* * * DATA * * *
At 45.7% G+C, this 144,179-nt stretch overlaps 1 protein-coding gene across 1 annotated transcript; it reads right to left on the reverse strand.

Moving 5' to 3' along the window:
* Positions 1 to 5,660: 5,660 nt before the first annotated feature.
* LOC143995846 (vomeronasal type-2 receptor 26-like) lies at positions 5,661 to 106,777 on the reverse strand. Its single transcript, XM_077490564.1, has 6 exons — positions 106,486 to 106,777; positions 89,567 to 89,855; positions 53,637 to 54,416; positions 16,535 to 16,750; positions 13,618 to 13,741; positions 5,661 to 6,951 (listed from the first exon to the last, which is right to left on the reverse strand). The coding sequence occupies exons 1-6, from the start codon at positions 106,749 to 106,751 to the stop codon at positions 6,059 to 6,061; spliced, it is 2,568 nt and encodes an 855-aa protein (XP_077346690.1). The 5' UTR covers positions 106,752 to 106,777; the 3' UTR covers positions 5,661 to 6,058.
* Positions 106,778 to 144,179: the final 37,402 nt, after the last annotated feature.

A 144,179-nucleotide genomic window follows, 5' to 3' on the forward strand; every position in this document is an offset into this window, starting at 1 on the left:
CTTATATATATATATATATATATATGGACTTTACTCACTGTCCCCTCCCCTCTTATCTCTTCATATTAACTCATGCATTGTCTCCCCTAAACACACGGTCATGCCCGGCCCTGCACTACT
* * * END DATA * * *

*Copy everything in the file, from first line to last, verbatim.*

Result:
At 45.7% G+C, this 144,179-nt stretch overlaps 1 protein-coding gene across 1 annotated transcript; it reads right to left on the reverse strand.

Moving 5' to 3' along the window:
* Positions 1 to 5,660: 5,660 nt before the first annotated feature.
* LOC143995846 (vomeronasal type-2 receptor 26-like) lies at positions 5,661 to 106,777 on the reverse strand. Its single transcript, XM_077490564.1, has 6 exons — positions 106,486 to 106,777; positions 89,567 to 89,855; positions 53,637 to 54,416; positions 16,535 to 16,750; positions 13,618 to 13,741; positions 5,661 to 6,951 (listed from the first exon to the last, which is right to left on the reverse strand). The coding sequence occupies exons 1-6, from the start codon at positions 106,749 to 106,751 to the stop codon at positions 6,059 to 6,061; spliced, it is 2,568 nt and encodes an 855-aa protein (XP_077346690.1). The 5' UTR covers positions 106,752 to 106,777; the 3' UTR covers positions 5,661 to 6,058.
* Positions 106,778 to 144,179: the final 37,402 nt, after the last annotated feature.

A 144,179-nucleotide genomic window follows, 5' to 3' on the forward strand; every position in this document is an offset into this window, starting at 1 on the left:
CTTATATATATATATATATATATATGGACTTTACTCACTGTCCCCTCCCCTCTTATCTCTTCATATTAACTCATGCATTGTCTCCCCTAAACACACGGTCATGCCCGGCCCTGCACTACT